Microprocessor control system 16 also monitors the power levels on power bus 14 through control line 50. This information is needed to monitor and control power on power bus 14 to conserve the energy stored in battery pack 18.
FIG. 2 is a schematic of the battery pack and impulse motor conversion system 19. This unit includes battery pack and voltage booster 18, impulse motor 52, generator 54, a bank of capacitors 56, capacitor charge control switches 58, capacitor discharge switches 60.
The primary source of power for driving impulse motor 52 is the battery pack and voltage booster 18 (FIG. 1). The output of battery pack and voltage booster 18 is supplied directly to the capacitor bank 56 through the microprocessor control system 16 as it selectively charges capacitors by selectively activating capacitor charge control switches 58 through lines 78. To drive impulse motor 52 microprocessor control system 16 selectively activates capacitor discharge switches 60 through control line 88. Capacitors 56 are sequentially discharged under the control of microprocessor control system 16 through switches 60 so that high voltage electrical current is supplied to the various windings of impulse motor 52 in a sequential manner. The impulse motor thus drives power generator 54 which in turn supplies current to generator/motor sets 12A through 12D.
Microprocessor control system 16 controls the speed of impulse motor 52 based upon the feedback speed signals from speed sensors 42 located in each wheel motor generator 12A through 12D. The speed signals are supplied on lines 44A through 44D. The current supplied to motor generator sets 12A-12D is controlled by microprocessor control system 16 through control lines 66A-66D.
It can be seen that the present invention permits individual control of each wheel speed by microprocessor control system 16. As a result, the need for differential gearing and associated mechanisms used in conventional vehicles is eliminated.
Generator 54 is driven by the impulse motor through shaft 64 which produces an electrical current. This electrical current is supplied onto power bus 14 selectively by microprocessor control system 16 through control switch 62 through control lines 66A-66D. Control of power from motor generator units 12A-12D onto power bus 14 is similarly controlled by microprocessor control system 16 through control lines 68A through 68D and control switches 69.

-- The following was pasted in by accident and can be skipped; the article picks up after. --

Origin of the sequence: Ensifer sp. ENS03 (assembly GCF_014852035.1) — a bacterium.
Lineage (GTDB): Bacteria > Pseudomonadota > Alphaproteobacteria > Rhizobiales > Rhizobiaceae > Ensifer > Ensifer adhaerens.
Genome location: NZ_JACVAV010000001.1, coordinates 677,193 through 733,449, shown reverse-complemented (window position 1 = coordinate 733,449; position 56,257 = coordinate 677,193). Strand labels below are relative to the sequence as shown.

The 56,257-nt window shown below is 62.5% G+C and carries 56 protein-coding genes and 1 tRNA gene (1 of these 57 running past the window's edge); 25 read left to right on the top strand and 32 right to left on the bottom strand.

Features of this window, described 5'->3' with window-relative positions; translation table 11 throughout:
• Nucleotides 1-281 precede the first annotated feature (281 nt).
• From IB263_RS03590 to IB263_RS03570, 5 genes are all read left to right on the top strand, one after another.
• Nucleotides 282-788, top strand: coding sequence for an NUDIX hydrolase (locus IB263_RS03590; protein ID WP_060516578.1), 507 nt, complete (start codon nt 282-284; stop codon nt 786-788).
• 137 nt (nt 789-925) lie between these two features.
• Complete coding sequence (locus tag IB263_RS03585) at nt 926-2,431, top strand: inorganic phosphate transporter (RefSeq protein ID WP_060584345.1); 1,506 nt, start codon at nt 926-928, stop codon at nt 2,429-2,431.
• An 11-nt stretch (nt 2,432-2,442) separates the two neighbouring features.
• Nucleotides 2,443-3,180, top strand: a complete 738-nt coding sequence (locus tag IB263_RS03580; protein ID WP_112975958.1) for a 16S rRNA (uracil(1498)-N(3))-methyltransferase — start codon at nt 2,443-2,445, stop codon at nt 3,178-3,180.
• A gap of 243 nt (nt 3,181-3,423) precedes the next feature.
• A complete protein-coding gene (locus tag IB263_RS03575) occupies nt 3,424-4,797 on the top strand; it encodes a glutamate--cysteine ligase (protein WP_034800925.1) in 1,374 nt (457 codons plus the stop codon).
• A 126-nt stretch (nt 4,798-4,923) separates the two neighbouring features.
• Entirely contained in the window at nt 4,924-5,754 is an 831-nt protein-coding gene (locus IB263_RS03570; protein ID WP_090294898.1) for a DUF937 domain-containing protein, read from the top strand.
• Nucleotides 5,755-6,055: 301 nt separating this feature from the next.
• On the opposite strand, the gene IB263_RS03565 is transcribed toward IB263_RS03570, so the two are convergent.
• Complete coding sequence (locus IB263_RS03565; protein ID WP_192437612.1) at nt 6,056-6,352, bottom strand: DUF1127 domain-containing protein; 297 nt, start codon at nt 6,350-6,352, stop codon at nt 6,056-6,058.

During normal operation of the vehicle, microprocessor control system 16 individually controls each of the motor generator units 12A-12D to drive one or more of the wheels 10A-10D. The drive signal supplied through lines 66A through 66D is integrated by microprocessor 16 and compared against speed demand inputed by position of the accelerator pedal of operator control 38. The signal (if any) from hydraulic brake pressure sensor 46 and the stored data and program contained in RAM and ROM storage within microprocessor control system 16 determines whether the motor generator sets 12A-12D are being driven or generating. The speed of the various motor units 12A-12D and thus the speed of the wheels 10A-10D is dependent in particular upon the position of the accelerator pedal which is one of the operator controls 38. In addition, because wheels 10A-10D are individually controlled, the position of the steering wheel, which is another of the signals from operator control 38, is also used by microprocessor control system 16 to individually control the speed of wheels 10A-10D to provide a differential drive while turning.
When recharging of one or more of the batteries of battery pack 18 is required, microprocessor control system 16 provides control signals on control lines 68A-68D to route current generated by generators 12A-12D onto the power bus during deceleration. This switches motor/generator units 12A through 12D from operation as a motor to that of a generator driven by the respective wheels 10A-10D. When generators 12A through 12D are being operated, microprocessor control system 16 provides appropriate signals on control lines 78 and 88 so that impulse motors 52 are disabled. This feature of the present invention extends vehicle range on a given charge from external charging system 26. Whenever downhill braking or deceleration is occurring, current is provided to recharge battery pack 18.
At high speed, and possibly also during deceleration, microprocessor control system 16 also provides the necessary control signal on line 28 to allow current produced by a generator driven by ram air charging system 24 to be supplied onto power bus 14. As a result, the energy in the high-velocity air around the vehicle is utilized to recharge battery pack 18.